Yuri Manga: Applause, Volume 4

January 27th, 2008

Applause is, you may remember, an old-school Yuri manga from the 90s. I have reviewed volumes 1, 2 and 3 previously, so to catch up the story, go back and scan those.

As Applause Volume 4 opens, “Modern Dancer,” the hit Broadway show starring Shelle and Shara, is a mega-hit. With every performance, they pour their heart and emotions out onto the stage, captivating audiences. But afterwards, their relationship is building to a crisis. Shara cannot stand the double life that Shelle wants. Isn’t enough, Shelle asks, to have our life together in our house on the beach, and be the professionals everyone expects on stage? NO, Shara emphatically says.

Georges appears to “congratulate” Shara with a kiss, but is slapped and sent packing.

At the shore house, Shara asks a question of her own of Shelle – why can’t you just be the Junaque I fell in love with? But Shelle yells at her to shut up – she hates “that woman” and in her mind, the person who was Junaque is dead.

And every night, Shara and Shelle work out their emotions through their dance.

While Shelle’s mother shows up, invited by Georges, to pressure her to marry him, Shara talks to John about his lover Chris’s illness, which is clearly AIDS. Georges tries to force Shelle to sleep with him. She goes completely passive and refuses to look at him. He stops himself before it becomes rape and leaves Shelle, telling her that any next move has to come from her.

Shelle and her mother have a knockdown, dragout fight about her future. As Shelle wrestles with a complete breakdown, Shara appears. They embrace each other desperately in front of Shelle’s mother, who is not pleased at all when she realizes the truth. Shara tells everyone to get out of her way, then leads Shelle out of the house. Their performance that night is spectacular.

Alfie tries to reach Shara, but she and Shelle are spending the night in the shore house. They wake to find the sun rising, and they express their love for one another as the sun greets them. Later that day, Georges goes looking for them – they can’t be found anywhere. Terrified, he heads out to the marina where he takes a speedboat out to look for them. Sure enough, he finds his sailboat adrift on the water and neither Shara nor Shelle to be found anywhere.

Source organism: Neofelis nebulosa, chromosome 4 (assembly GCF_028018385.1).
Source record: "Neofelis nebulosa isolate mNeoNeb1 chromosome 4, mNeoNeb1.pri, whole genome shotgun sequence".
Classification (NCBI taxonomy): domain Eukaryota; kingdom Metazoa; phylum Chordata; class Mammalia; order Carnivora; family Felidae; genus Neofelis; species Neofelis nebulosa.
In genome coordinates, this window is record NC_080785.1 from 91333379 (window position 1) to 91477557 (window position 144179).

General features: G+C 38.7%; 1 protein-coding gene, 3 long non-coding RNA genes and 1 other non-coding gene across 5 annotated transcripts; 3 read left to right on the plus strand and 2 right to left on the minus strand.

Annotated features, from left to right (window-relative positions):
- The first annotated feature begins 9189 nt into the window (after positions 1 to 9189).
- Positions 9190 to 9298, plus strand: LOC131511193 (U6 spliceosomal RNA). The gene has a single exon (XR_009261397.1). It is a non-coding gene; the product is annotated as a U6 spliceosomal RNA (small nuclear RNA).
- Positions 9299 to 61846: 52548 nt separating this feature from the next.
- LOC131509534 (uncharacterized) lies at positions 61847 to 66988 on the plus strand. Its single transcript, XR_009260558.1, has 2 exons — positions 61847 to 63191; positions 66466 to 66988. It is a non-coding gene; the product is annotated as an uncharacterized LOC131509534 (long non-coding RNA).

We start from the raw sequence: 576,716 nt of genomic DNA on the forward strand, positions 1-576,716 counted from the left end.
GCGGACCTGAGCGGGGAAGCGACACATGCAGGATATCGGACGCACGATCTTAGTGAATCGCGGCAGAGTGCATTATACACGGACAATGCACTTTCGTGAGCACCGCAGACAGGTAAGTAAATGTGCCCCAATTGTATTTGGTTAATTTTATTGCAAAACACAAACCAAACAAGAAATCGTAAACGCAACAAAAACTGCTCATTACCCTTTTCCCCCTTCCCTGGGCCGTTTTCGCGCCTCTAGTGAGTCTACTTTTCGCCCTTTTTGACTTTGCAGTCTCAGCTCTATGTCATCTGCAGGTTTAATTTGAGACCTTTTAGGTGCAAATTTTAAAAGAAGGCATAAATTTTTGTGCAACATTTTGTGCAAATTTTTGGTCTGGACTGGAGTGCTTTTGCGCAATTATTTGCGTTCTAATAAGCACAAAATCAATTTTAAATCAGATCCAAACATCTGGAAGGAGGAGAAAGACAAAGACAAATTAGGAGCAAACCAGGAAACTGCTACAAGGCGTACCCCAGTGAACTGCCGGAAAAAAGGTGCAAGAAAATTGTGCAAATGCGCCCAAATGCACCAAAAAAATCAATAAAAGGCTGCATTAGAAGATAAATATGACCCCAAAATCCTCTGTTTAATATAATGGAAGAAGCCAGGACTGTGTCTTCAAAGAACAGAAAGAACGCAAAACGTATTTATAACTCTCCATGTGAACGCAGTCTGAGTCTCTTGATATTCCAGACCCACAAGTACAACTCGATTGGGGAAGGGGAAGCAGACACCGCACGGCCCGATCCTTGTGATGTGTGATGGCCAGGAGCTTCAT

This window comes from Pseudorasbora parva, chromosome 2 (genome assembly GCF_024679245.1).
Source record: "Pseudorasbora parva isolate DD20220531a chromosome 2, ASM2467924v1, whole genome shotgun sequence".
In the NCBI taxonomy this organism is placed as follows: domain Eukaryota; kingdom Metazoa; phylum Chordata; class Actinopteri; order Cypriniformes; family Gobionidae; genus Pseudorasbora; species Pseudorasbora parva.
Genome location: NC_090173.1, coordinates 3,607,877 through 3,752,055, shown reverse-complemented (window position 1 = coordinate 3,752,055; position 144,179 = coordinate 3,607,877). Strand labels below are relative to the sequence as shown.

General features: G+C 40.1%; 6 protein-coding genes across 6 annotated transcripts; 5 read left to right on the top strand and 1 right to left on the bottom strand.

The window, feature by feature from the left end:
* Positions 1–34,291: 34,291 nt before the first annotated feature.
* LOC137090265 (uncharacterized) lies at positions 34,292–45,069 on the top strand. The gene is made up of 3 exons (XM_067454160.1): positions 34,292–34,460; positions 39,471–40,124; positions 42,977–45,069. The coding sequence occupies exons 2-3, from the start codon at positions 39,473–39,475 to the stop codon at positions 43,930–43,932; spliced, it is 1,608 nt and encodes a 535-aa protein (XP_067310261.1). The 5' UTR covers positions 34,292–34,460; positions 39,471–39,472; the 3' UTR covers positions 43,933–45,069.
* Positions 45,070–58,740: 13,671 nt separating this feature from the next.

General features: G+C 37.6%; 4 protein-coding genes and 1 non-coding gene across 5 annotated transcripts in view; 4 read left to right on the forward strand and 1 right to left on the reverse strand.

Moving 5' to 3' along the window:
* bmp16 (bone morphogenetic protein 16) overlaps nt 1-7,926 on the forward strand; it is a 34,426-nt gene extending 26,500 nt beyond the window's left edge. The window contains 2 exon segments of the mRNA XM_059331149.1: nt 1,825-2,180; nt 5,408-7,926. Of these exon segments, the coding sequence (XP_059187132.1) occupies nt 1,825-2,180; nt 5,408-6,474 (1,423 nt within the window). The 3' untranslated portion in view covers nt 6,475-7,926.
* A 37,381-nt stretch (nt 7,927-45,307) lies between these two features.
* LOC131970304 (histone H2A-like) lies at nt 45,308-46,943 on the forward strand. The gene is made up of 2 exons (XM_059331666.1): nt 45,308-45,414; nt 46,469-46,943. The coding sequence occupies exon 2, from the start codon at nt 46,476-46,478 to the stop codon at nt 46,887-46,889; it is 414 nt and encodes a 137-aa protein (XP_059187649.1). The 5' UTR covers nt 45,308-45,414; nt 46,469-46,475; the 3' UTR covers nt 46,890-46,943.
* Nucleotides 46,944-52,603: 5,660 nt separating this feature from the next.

Georges accepts the Tony Award on behalf of Shelle, and (though obviously in pain) tells the audience that the show will go on. He flies back to Belgium immediately.

Alfie and Fred attend Chris’s funeral and wonder what happened to Shara.

Our last image is that of a rowboat, with unattributed conversation around it. Shelle says that she has been waiting for Shara since graduation. Shara says that it would be nice to buy a little house, wouldn’t it? And Shelle says that would be lovely.

The volume is completed with two stories of Junaque and Shara as students. The first is a fascinating little ghost story about a dead student who is haunting a teacher. The teacher, when she was a student was in love with the girl who them subsequently died. As background to that story, we see Junaque’s tempestuous family relationships. The second story is a very shoujo and fluffy piece about Shara’s early days with Junaque.